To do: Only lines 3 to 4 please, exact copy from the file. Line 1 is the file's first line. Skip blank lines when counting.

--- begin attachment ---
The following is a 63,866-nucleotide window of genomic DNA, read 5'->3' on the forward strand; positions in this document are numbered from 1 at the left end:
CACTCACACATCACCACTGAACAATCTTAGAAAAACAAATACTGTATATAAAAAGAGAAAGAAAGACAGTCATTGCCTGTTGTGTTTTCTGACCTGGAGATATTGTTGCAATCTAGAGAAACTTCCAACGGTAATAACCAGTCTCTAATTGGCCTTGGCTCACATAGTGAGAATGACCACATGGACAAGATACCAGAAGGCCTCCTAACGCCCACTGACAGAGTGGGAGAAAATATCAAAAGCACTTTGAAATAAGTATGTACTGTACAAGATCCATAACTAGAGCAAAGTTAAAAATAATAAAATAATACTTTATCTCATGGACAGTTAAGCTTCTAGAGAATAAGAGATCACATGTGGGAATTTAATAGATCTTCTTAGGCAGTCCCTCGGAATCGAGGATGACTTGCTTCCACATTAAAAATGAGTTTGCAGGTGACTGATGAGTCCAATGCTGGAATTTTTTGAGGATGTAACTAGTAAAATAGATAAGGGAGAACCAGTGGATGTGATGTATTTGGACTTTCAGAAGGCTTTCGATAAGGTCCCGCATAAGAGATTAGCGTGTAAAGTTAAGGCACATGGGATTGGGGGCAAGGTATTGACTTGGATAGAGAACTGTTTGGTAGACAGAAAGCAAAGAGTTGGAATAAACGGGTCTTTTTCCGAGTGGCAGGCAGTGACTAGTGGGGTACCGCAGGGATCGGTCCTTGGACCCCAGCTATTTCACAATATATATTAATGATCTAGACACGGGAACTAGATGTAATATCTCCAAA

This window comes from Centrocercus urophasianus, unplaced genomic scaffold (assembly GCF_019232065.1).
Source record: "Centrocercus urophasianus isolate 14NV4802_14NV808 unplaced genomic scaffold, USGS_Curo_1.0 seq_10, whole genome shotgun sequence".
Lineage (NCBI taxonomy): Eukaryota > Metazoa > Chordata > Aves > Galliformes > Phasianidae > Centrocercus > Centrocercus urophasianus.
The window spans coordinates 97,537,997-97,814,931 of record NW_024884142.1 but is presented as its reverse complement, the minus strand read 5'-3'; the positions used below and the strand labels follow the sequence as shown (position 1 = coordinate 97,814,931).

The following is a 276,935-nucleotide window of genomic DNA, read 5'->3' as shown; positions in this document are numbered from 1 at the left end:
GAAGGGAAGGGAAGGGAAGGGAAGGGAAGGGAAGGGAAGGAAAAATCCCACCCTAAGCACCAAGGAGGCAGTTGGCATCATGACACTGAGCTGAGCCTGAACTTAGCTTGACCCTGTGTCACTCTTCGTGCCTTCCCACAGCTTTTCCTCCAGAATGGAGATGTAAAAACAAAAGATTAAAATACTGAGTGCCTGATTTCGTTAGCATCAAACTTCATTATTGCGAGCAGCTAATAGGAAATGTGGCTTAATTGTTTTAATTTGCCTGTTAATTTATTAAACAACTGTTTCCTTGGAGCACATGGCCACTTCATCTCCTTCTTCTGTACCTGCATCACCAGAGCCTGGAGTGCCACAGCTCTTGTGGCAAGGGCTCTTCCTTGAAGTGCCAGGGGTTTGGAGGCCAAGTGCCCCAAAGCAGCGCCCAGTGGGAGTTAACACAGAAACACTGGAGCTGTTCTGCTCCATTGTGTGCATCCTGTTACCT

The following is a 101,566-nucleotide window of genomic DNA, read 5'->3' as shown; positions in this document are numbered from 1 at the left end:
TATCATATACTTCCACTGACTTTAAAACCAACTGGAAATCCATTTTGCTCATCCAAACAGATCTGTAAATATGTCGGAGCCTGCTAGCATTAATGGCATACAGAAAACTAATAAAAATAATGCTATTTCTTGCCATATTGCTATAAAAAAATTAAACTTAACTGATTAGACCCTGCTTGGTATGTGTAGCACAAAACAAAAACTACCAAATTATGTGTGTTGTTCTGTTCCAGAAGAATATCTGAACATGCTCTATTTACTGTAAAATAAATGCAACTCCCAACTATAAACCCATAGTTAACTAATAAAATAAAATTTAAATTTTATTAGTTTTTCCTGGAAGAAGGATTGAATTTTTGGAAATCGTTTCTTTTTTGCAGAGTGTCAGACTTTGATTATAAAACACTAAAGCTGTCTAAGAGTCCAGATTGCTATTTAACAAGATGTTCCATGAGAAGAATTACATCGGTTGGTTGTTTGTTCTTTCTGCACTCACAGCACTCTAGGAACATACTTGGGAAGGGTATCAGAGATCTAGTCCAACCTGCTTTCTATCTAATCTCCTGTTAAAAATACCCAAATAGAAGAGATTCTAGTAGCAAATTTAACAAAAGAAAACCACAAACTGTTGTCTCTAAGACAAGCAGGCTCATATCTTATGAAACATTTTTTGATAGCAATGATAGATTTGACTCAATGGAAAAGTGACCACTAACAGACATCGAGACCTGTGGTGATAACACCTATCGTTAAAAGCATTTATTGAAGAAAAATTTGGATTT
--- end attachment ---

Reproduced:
This window comes from Centrocercus urophasianus, unplaced genomic scaffold (assembly GCF_019232065.1).
Source record: "Centrocercus urophasianus isolate 14NV4802_14NV808 unplaced genomic scaffold, USGS_Curo_1.0 seq_10, whole genome shotgun sequence".